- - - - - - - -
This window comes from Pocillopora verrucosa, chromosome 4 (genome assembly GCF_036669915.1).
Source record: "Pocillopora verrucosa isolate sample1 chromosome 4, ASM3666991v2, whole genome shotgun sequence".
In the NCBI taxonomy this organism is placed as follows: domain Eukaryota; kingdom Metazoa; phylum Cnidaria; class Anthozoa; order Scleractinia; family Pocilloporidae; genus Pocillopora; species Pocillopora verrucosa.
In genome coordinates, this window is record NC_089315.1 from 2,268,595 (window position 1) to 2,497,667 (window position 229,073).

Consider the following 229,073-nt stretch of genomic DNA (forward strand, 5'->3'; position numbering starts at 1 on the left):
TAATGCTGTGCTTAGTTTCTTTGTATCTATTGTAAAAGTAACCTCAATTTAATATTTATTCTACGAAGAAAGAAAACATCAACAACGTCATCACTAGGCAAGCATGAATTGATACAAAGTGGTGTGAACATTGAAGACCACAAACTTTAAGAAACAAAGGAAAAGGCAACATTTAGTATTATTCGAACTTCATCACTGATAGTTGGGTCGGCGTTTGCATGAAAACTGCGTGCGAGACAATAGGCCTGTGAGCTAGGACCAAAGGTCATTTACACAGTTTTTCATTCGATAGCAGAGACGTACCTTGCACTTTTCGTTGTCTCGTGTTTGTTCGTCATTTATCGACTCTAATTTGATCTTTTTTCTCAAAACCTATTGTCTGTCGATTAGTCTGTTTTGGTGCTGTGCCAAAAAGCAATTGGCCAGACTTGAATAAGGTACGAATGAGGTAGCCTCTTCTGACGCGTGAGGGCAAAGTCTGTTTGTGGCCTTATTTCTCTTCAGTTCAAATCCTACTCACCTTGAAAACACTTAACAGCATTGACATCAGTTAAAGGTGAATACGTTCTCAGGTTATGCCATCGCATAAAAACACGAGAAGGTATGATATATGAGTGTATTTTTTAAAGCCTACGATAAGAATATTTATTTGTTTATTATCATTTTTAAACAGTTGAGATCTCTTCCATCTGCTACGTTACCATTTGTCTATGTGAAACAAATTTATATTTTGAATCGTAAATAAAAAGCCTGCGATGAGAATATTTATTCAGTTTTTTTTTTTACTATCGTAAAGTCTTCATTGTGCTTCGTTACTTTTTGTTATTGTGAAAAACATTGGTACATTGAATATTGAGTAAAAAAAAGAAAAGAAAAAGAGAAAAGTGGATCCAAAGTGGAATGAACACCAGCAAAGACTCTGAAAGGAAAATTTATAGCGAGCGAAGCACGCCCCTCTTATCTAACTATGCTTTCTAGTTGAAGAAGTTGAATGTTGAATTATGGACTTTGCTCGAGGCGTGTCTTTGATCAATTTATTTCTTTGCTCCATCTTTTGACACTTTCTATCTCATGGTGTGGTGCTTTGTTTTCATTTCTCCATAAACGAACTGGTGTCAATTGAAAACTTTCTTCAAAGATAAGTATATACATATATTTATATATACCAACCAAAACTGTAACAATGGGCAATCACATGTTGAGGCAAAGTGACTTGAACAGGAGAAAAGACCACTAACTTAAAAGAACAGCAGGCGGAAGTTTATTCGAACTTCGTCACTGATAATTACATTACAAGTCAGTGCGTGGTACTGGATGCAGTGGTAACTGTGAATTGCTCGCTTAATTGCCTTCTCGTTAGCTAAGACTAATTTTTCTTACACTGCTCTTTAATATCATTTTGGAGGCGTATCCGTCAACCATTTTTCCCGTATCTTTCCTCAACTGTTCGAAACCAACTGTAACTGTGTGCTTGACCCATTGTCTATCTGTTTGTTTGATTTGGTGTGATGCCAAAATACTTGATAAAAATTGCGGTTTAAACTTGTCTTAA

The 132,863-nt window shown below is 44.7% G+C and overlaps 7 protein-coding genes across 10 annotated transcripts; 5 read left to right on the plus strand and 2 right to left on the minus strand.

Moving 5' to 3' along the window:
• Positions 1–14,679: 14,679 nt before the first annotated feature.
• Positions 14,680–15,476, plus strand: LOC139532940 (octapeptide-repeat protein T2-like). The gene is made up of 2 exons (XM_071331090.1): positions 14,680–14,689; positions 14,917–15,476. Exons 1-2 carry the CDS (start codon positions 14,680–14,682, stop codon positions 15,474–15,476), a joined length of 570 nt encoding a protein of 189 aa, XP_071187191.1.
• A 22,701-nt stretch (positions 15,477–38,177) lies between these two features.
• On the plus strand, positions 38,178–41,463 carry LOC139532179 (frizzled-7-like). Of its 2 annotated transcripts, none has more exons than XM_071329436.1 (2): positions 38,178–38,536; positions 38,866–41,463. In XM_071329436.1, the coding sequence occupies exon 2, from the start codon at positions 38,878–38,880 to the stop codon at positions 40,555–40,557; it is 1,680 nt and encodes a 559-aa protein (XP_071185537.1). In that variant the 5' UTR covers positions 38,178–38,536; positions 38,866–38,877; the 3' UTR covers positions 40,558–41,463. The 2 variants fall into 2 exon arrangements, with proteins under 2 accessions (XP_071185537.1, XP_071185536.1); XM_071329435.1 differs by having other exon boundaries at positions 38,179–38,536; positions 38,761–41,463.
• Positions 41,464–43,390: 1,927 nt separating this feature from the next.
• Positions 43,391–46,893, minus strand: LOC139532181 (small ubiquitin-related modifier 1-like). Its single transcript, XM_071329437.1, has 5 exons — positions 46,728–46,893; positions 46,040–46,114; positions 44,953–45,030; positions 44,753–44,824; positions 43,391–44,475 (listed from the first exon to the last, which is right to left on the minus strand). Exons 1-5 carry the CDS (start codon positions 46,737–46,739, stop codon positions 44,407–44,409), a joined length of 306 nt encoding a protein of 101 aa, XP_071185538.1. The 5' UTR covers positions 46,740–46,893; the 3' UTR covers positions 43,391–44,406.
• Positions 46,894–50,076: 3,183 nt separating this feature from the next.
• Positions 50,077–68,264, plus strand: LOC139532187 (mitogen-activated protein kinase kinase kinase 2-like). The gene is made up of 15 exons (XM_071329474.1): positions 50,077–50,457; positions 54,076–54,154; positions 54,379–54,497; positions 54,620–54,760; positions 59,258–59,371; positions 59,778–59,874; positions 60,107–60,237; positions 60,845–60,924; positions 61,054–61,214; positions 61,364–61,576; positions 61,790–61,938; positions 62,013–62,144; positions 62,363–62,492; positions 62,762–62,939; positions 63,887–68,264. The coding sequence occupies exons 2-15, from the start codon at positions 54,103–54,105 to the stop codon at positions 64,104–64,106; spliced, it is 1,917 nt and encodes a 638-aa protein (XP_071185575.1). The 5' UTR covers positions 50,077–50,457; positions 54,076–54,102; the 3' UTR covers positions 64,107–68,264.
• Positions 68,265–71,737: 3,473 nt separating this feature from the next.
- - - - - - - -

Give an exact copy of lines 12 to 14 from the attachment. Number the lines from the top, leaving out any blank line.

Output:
• On the plus strand, positions 38,178–41,463 carry LOC139532179 (frizzled-7-like). Of its 2 annotated transcripts, none has more exons than XM_071329436.1 (2): positions 38,178–38,536; positions 38,866–41,463. In XM_071329436.1, the coding sequence occupies exon 2, from the start codon at positions 38,878–38,880 to the stop codon at positions 40,555–40,557; it is 1,680 nt and encodes a 559-aa protein (XP_071185537.1). In that variant the 5' UTR covers positions 38,178–38,536; positions 38,866–38,877; the 3' UTR covers positions 40,558–41,463. The 2 variants fall into 2 exon arrangements, with proteins under 2 accessions (XP_071185537.1, XP_071185536.1); XM_071329435.1 differs by having other exon boundaries at positions 38,179–38,536; positions 38,761–41,463.
• Positions 41,464–43,390: 1,927 nt separating this feature from the next.
• Positions 43,391–46,893, minus strand: LOC139532181 (small ubiquitin-related modifier 1-like). Its single transcript, XM_071329437.1, has 5 exons — positions 46,728–46,893; positions 46,040–46,114; positions 44,953–45,030; positions 44,753–44,824; positions 43,391–44,475 (listed from the first exon to the last, which is right to left on the minus strand). Exons 1-5 carry the CDS (start codon positions 46,737–46,739, stop codon positions 44,407–44,409), a joined length of 306 nt encoding a protein of 101 aa, XP_071185538.1. The 5' UTR covers positions 46,740–46,893; the 3' UTR covers positions 43,391–44,406.